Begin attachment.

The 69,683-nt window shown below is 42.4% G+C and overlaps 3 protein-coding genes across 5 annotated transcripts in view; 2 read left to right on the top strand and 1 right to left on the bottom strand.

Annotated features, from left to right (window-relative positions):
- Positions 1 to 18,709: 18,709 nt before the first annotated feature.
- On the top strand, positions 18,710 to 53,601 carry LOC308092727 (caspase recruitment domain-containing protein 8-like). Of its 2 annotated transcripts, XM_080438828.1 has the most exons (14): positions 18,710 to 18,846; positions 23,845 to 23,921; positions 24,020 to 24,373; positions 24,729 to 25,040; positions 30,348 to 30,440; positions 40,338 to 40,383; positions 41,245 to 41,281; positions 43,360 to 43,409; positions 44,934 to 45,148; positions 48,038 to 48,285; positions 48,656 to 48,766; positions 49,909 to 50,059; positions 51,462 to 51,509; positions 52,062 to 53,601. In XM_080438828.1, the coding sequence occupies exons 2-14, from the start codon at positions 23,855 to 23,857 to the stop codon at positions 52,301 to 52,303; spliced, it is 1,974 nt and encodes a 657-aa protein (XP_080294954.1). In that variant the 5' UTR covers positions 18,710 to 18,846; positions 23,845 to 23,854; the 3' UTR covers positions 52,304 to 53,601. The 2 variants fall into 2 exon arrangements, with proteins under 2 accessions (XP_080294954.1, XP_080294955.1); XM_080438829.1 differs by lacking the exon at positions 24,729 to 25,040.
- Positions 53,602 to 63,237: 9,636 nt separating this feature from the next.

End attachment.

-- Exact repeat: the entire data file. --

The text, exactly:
The 69,683-nt window shown below is 42.4% G+C and overlaps 3 protein-coding genes across 5 annotated transcripts in view; 2 read left to right on the top strand and 1 right to left on the bottom strand.

Annotated features, from left to right (window-relative positions):
- Positions 1 to 18,709: 18,709 nt before the first annotated feature.
- On the top strand, positions 18,710 to 53,601 carry LOC308092727 (caspase recruitment domain-containing protein 8-like). Of its 2 annotated transcripts, XM_080438828.1 has the most exons (14): positions 18,710 to 18,846; positions 23,845 to 23,921; positions 24,020 to 24,373; positions 24,729 to 25,040; positions 30,348 to 30,440; positions 40,338 to 40,383; positions 41,245 to 41,281; positions 43,360 to 43,409; positions 44,934 to 45,148; positions 48,038 to 48,285; positions 48,656 to 48,766; positions 49,909 to 50,059; positions 51,462 to 51,509; positions 52,062 to 53,601. In XM_080438828.1, the coding sequence occupies exons 2-14, from the start codon at positions 23,855 to 23,857 to the stop codon at positions 52,301 to 52,303; spliced, it is 1,974 nt and encodes a 657-aa protein (XP_080294954.1). In that variant the 5' UTR covers positions 18,710 to 18,846; positions 23,845 to 23,854; the 3' UTR covers positions 52,304 to 53,601. The 2 variants fall into 2 exon arrangements, with proteins under 2 accessions (XP_080294954.1, XP_080294955.1); XM_080438829.1 differs by lacking the exon at positions 24,729 to 25,040.
- Positions 53,602 to 63,237: 9,636 nt separating this feature from the next.